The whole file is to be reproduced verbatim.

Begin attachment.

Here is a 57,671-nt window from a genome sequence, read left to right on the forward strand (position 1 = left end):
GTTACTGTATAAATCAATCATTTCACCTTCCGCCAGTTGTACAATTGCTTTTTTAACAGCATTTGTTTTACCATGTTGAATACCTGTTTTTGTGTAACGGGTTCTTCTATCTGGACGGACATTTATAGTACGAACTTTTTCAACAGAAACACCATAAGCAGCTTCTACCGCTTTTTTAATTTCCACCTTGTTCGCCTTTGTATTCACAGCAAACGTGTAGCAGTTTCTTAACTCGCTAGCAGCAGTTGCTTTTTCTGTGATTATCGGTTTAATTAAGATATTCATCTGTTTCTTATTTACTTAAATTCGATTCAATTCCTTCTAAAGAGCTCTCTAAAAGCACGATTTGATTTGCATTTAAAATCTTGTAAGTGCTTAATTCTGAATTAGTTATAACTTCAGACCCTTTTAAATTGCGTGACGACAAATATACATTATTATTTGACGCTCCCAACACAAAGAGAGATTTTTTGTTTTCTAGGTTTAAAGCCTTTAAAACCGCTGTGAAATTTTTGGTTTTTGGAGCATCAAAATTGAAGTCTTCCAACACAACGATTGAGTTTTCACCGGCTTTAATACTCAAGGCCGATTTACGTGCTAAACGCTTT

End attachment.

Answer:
Here is a 57,671-nt window from a genome sequence, read left to right on the forward strand (position 1 = left end):
GTTACTGTATAAATCAATCATTTCACCTTCCGCCAGTTGTACAATTGCTTTTTTAACAGCATTTGTTTTACCATGTTGAATACCTGTTTTTGTGTAACGGGTTCTTCTATCTGGACGGACATTTATAGTACGAACTTTTTCAACAGAAACACCATAAGCAGCTTCTACCGCTTTTTTAATTTCCACCTTGTTCGCCTTTGTATTCACAGCAAACGTGTAGCAGTTTCTTAACTCGCTAGCAGCAGTTGCTTTTTCTGTGATTATCGGTTTAATTAAGATATTCATCTGTTTCTTATTTACTTAAATTCGATTCAATTCCTTCTAAAGAGCTCTCTAAAAGCACGATTTGATTTGCATTTAAAATCTTGTAAGTGCTTAATTCTGAATTAGTTATAACTTCAGACCCTTTTAAATTGCGTGACGACAAATATACATTATTATTTGACGCTCCCAACACAAAGAGAGATTTTTTGTTTTCTAGGTTTAAAGCCTTTAAAACCGCTGTGAAATTTTTGGTTTTTGGAGCATCAAAATTGAAGTCTTCCAACACAACGATTGAGTTTTCACCGGCTTTAATACTCAAGGCCGATTTACGTGCTAAACGCTTT